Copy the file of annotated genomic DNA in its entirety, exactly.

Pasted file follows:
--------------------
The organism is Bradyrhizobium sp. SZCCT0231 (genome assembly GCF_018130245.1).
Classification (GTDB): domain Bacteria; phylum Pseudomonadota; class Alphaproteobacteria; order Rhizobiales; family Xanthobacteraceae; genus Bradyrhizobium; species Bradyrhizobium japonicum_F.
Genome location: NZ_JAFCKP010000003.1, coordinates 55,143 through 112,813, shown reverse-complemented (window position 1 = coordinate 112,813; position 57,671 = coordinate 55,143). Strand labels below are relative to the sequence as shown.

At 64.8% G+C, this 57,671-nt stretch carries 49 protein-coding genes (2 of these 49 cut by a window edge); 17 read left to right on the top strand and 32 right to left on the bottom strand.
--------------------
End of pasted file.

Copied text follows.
The organism is Bradyrhizobium sp. SZCCT0231 (genome assembly GCF_018130245.1).
Classification (GTDB): domain Bacteria; phylum Pseudomonadota; class Alphaproteobacteria; order Rhizobiales; family Xanthobacteraceae; genus Bradyrhizobium; species Bradyrhizobium japonicum_F.
Genome location: NZ_JAFCKP010000003.1, coordinates 55,143 through 112,813, shown reverse-complemented (window position 1 = coordinate 112,813; position 57,671 = coordinate 55,143). Strand labels below are relative to the sequence as shown.

At 64.8% G+C, this 57,671-nt stretch carries 49 protein-coding genes (2 of these 49 cut by a window edge); 17 read left to right on the top strand and 32 right to left on the bottom strand.